I blame Goodell.....

I still teach the old school fundamentals. You can still look up and raise your body and get a good tackle. You are right though, its nowhere near as effective. The old way protects you though, I don't know what they mean.

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I think it's great that so many people seem to have been taught a similar technique for as long as they can remember. I would ask those people to keep in mind, as others have already said in this thread, that just because THEY were taught this way doesn't mean all people were. The fact that this has been a big deal from the NFL to the collegiate level should inform people that it is in fact not standard teaching fundamentals. Especially since the new "heads-up" model is quite different from this.

Also, nobody is claiming that this is ground breaking new material. But it is different than the "heads-up" or even older "bite-the-ball" techniques used for so long by so many. As the article and the video suggest, these tackling techniques have been around for a long time - especially in rugby where they have to tackle with zero pads or helmets. If you actually listen to the Ohio State coach, their tackle teaching was ineffective and bad form consistently showed up on film, even though it wasn't being taught improperly.

Perhaps while none of this is ground breaking, there might be something about the way that it is organized, shown, and taught that is more clear and reaches the players more effectively. I'm sure the ability to practice it nearly every day helps as well.

But I would ask the people that think this is something everyone does and everyone should already know how to do, to realize this is obviously not the case.

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I still teach the old school fundamentals. You can still look up and raise your body and get a good tackle. You are right though, its nowhere near as effective. The old way protects you though, I don't know what they mean.

I would expect they mean something along the lines of what falcndave said:

I, for one, can say it is very different than the way I was taught. I was taught "see your target". A perfect tackle of a motionless runner would be with you face mask buried between his numbers, then wrap and drive. On pursuit (moving laterally toward the boundary) tackles we were taught to track the inside hip, cut off his path with your head (get your head in front of his body), make contact with your shoulder, then wrap and drive through the runner. That technique is a good way to get a knee in the ear hole of your helmet!

However, even in 1973 I was taught that tackling with my head down could break my neck.

Also, how you guys say you were taught is completely different from the bite-the-ball techniques that most people have been taught, like on this video:

You can clearly see that head is in the guys chest, and not to the side and clear like it is when either wrapping up at the thighs with your head to the side, or hitting to the side of the body in the chest with your shoulder in the "profile" tackle in Carroll's video.

Finally, I'm guessing some people that have been around the game a long time like the Ohio State coach talked about are simply unaware of how their coaching might not be as safe as they think, or reaching the players like they think it is?

"If you're a coach and you've been doing it for 30 years and you've had success doing it, your thought is, 'why am I going to change what I'm doing?' I look at it differently — 'there's always a way to do stuff better.' And, you've got to at least evaluate that — at the end of the day, and through your exhaustive research you realize it's not better, we don't change. But I'm not going to be one that, 'we're doing it this way, because we've done it [this way].' If I see or hear something that spurs some thought, and I start to research, and find out — 'yeah, this is actually better' — we'll do it. And, that's really what that video did — it made us think, are we doing the right thing, really? So, we go back and evaluate."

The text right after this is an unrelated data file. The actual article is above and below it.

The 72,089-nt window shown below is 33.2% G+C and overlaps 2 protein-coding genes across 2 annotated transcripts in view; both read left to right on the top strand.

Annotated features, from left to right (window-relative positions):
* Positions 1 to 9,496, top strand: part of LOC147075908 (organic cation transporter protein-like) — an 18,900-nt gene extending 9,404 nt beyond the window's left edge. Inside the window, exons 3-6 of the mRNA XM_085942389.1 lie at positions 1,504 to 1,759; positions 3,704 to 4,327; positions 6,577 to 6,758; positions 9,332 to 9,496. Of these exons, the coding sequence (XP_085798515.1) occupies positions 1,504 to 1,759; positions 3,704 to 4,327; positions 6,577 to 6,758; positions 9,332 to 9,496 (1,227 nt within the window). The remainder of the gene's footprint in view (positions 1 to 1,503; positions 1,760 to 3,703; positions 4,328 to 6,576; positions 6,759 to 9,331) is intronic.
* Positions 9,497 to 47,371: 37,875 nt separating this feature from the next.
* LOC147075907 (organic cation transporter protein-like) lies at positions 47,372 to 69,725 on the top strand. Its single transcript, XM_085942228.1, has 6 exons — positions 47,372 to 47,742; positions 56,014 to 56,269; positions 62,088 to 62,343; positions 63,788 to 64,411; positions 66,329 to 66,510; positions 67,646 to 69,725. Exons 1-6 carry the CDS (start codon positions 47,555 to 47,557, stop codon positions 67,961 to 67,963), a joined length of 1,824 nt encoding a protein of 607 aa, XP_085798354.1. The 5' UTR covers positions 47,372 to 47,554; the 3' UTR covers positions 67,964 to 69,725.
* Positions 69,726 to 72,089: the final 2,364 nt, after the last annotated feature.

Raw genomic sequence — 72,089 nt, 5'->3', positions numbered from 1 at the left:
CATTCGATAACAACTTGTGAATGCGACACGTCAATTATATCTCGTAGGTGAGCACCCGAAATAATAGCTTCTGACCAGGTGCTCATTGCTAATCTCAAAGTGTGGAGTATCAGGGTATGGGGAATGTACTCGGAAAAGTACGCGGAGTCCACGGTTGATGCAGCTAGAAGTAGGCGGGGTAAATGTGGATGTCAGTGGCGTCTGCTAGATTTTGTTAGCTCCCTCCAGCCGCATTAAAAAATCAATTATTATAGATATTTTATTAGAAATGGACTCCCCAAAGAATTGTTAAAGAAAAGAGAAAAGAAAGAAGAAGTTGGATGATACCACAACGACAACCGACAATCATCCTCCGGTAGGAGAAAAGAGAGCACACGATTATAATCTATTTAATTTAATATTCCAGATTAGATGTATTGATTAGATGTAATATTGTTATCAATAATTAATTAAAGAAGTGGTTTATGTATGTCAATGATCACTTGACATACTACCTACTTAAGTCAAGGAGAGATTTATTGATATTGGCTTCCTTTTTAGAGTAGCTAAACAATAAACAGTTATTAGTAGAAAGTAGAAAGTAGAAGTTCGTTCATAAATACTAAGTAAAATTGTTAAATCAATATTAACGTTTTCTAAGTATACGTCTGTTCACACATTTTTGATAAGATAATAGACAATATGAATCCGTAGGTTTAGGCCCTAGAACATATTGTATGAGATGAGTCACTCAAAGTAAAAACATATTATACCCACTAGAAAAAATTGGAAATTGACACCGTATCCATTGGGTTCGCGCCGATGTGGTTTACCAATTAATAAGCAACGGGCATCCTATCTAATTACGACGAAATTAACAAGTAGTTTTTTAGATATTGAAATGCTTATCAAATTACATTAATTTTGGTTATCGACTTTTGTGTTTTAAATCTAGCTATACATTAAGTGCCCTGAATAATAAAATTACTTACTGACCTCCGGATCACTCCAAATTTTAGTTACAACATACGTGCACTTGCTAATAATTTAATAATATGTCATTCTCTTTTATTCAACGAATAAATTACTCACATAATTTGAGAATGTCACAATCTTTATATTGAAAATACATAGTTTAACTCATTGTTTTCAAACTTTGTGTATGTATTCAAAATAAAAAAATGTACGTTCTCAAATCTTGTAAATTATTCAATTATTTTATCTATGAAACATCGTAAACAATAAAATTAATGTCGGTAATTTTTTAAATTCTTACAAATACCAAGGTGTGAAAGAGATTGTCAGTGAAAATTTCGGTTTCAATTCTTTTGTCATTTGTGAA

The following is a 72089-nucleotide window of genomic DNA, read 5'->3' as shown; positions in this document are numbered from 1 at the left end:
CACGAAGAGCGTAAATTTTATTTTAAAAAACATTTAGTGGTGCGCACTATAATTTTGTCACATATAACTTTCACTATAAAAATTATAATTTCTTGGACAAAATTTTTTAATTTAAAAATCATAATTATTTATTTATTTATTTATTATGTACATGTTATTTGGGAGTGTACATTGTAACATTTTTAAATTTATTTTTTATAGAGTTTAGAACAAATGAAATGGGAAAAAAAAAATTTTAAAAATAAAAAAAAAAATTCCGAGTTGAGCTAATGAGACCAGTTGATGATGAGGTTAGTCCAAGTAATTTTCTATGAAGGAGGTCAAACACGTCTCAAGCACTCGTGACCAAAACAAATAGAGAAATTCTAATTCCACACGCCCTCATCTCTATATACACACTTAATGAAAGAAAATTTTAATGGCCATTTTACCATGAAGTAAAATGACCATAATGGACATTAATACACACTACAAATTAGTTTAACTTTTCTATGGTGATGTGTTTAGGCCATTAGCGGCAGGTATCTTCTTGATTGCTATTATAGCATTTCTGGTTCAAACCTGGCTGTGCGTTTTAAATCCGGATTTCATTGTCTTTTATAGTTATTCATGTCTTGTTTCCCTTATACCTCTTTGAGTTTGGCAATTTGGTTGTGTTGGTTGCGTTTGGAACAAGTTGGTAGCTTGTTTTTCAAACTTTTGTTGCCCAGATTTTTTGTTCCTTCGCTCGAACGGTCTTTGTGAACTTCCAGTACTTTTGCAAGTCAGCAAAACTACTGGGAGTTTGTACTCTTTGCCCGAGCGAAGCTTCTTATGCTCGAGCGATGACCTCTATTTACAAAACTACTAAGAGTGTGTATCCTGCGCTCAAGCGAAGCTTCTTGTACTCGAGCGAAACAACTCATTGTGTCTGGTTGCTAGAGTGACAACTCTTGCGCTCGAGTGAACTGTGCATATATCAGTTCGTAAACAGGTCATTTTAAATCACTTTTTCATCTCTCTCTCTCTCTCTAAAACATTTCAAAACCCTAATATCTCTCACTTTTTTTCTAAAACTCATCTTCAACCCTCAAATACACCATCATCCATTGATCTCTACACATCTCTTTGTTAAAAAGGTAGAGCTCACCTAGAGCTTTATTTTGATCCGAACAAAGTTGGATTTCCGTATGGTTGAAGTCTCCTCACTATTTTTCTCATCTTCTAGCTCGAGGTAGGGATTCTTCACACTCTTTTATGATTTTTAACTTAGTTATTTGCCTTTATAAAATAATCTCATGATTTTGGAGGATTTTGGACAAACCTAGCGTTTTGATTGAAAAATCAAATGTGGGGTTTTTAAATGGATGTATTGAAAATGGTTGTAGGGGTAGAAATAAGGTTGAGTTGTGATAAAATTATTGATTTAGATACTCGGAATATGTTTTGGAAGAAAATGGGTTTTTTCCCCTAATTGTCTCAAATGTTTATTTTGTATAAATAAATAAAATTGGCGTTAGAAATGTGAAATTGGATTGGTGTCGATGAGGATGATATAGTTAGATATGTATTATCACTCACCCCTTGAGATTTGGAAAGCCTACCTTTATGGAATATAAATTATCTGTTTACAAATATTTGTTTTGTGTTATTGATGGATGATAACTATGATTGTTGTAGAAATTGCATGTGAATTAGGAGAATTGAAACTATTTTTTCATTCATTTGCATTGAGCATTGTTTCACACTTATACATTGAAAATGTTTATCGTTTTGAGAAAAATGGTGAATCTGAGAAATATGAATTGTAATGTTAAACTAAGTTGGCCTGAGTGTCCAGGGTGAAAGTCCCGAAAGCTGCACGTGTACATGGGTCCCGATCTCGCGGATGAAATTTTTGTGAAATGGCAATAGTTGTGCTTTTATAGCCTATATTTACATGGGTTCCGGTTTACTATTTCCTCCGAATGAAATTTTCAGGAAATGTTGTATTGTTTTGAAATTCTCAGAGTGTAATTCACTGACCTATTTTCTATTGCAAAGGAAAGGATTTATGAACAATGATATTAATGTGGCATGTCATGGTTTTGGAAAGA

"I'm so glad that I did watch that video when I did, and we went through as a staff and did that self-evaluation when we did, because I feel today that after 18 years of coaching, I taught something that actually shows up on tape and is safer for the players."

"We did our own evaluation," continued Ash. "I probably watched that video that Pete Carroll put out like, 20 times, to be honest with you. Because I wanted to just keep going back, listening to what he was talking about — ‘safety was the number-one thing, safety, safety, safety,' and I thought, you know what? I don't know that the way we're teaching tackling is necessarily unsafe, but should we change? So, I thought, I'm not going to put this to bed. I'm going to go watch our film."

"I start watching our film," he said, "and I'll be darned. Everything he's talking about [with regards to unsafe techniques] is showing up on film, and we're not even coaching it (the improper way). We got together as a defensive staff. ‘We've got to watch this. We've got to talk about this. Something's not right here.' We're all smart coaches and have been coaching for a long time, but what you're coaching, what I'm coaching, it's not happening on film. We've got to talk about this.' We had some serious conversations for a few weeks."

Edited by RandomFan
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I think what the article is saying is less that this is revolutionary, and more that the way of teaching it is more effective.

That is, they've always told you to not drop your head, send your shoulder into the player, and drive.

What I think the college coach was saying, is that he thought he was teaching it that way, but it wasn't showing up on film...his players weren't internalizing it well and were performing wrong. So by using this teaching method, they do it right more often.

I'm not certain, but it seems that's what they're getting at.

I know in other areas, you can teach something the same way (telling players/students the same technique...but how you tell them how to think about it makes the difference.) It's like telling someone a thousand times how to do a crunch, and then you tell them to feel each vertebrate starting at the bottom, and they get it right.

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I have never had any of the above playing defense for 16yrs. NEVER. Rarely have I coached anyone to get any of the above unless there was something more to it.

That's great. I'm truly happy for you and your players. But I hope you can realize that your small sample size has very little statistical significance on the population as a whole? You've been lucky. Many others have not, which is why improving tackling and reducing head trauma injuries has been a very big deal to the NFL for several years now. .

Edited by RandomFan